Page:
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   ARTICLE   |   From Scotsman Guide Commercial Edition   |   March 2007

There’s Always Room for Small-Balance

Maximize your business with loans of less than $5 million

Whether you prefer to focus on large-balance originations or are new to the commercial industry, there’s a place for small-balance loans in your book of business. It may surprise you to learn that the market for commercial loans of $5 million and smaller is on par with the larger commercial-mortgage-backed-securities market, as widely reported by industry analysts.

And although conventional wisdom has long been that closing a small-balance loan takes the same amount of time and effort as closing a multimillion-dollar deal, that perception is no longer reality. In today’s market, ignoring small-commercial deals is simply leaving money on the table.

Take, for example, the opportunity in multifamily housing alone. In December 2006, the Mortgage Bankers Association (MBA) released its “2005 MBA Annual Report on Multifamily Originations,” citing that 49,727 multifamily loans closed in 2005, with an average size of $2.7 million.

Of that number, 22,605 loans were $1 million or smaller, and 17,436 were in the $1 million to $3 million range. These smaller loans represented 80 percent of all commercial multifamily loans. Less than 10,000 loans fell within the $3 million-and-above categories.

The point is that there are more opportunities to originate small-balance-commercial loans than larger deals; and thanks to innovative lenders in the market, the time has never been better to do it efficiently.

Advancing the process

With the surge of available small-balance programs, many experienced commercial brokers have leveraged the ability to close smaller deals in less time than their large-balance counterparts. Such brokers are finding that small-balance loans in the sub-$1.5 million range provide a welcome income flow while they work on closing larger commercial transactions.

This “diversified” approach works especially well now because of advancements in the small-balance market. Many of the universal requirements of commercial lenders are simply not relevant in today’s small-balance-commercial transactions, as demonstrated by several lenders’ processes for such deals. Programs have grown to include specialty lenders and streamlined options that make brokering small loans easier and faster than in the past.

For example, with small-balance deals, some lenders have incorporated efficiencies and even a level of standardization to the traditionally individualized loan process. As a result, some small-balance lending programs feature preapprovals, less-stringent appraisals, more-flexible terms and faster closings than conventional programs.

Consequently, mortgage professionals are harnessing these efficiencies to close small deals expeditiously and profitably rather than ignoring them. The payoff is three-fold: incremental income from deals that previously would have been passed over; improved customer-relationship management as a result of serving additional needs; and more referral opportunities.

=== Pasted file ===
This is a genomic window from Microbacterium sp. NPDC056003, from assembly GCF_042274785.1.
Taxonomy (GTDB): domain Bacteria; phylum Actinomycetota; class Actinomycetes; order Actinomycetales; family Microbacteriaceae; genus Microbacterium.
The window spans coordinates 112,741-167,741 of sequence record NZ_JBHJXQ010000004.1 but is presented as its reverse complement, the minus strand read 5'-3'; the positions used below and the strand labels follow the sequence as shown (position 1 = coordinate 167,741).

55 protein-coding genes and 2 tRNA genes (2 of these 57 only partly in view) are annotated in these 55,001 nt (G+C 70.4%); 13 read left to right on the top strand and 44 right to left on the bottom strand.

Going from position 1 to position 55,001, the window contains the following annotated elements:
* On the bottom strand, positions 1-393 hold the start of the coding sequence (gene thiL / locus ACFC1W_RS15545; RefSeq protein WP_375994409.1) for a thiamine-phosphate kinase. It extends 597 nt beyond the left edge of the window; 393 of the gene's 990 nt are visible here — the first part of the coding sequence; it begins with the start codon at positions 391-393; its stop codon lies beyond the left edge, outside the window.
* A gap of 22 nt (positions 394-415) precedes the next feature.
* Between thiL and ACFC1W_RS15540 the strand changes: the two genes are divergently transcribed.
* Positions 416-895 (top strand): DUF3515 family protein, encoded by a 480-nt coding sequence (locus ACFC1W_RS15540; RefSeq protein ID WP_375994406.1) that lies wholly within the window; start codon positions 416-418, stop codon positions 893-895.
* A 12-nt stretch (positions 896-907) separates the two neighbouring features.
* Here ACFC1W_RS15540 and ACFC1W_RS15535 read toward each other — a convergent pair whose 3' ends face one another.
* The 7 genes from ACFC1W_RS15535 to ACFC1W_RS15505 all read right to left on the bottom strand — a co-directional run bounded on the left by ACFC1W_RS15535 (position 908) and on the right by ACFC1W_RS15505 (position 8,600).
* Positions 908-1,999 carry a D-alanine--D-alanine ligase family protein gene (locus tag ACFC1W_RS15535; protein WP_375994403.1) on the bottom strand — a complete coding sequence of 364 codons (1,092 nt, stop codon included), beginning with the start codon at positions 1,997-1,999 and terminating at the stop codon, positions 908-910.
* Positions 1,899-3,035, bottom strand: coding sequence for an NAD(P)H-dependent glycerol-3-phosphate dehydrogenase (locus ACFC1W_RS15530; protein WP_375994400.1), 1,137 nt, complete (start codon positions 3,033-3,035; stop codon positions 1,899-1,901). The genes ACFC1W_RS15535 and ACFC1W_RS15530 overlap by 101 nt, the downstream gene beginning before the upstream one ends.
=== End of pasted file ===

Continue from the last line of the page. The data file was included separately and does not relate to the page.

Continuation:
Easing the transition

Brokers new to the commercial industry are also discovering these programs facilitate a smooth transition into the business. Some small-balance lenders have modeled their approach after the residential mortgage process — from forms to underwriting to closing. This makes commercial transactions more comfortable for novices. Brokers can gain valuable experience by leveraging these innovative programs to close small-commercial deals.

It is also interesting to note that the small-balance category encompasses a wide variety of property types as well as programs that provide alternatives to traditional financing options. These attributes present opportunities for brokers to specialize in areas that make sense for their business.

For example, some small-balance loan programs are favorable for owner-occupied properties, presenting a viable alternative to Small Business Administration (SBA) programs. Or you might look for a program that lends on unique property types and position yourself as an expert (through marketing and networking efforts) on financing for a particular property type.

Creative partnerships

Small-balance-commercial loans can also present opportunities for brokers to align themselves with referral partners and other industry professionals. Banks and credit unions, for instance, frequently encounter small-commercial loan opportunities they cannot serve, but they want to keep their depositor base happy by offering financing alternatives.

In the same manner, it may be beneficial for brokers to team up with a company that offers only SBA loans. That way, you can provide a home for the investment-property deals they cannot originate. By talking with loan officers at these institutions about their turn-down business, brokers can build promising referral sources.

Brokers who prefer to keep large-balance loans as their sole focus may want to consider an additional incentive of small-balance programs. Some lenders now offer referral programs whereby they handle the entire transaction but allow the referring broker to receive financial compensation at closing. This is an attractive opportunity for commercial brokers to serve clients while adding a revenue stream that does not require additional work.

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Ultimately, small-balance-commercial deals can be a productive and valuable part of any commercial broker’s business mix.


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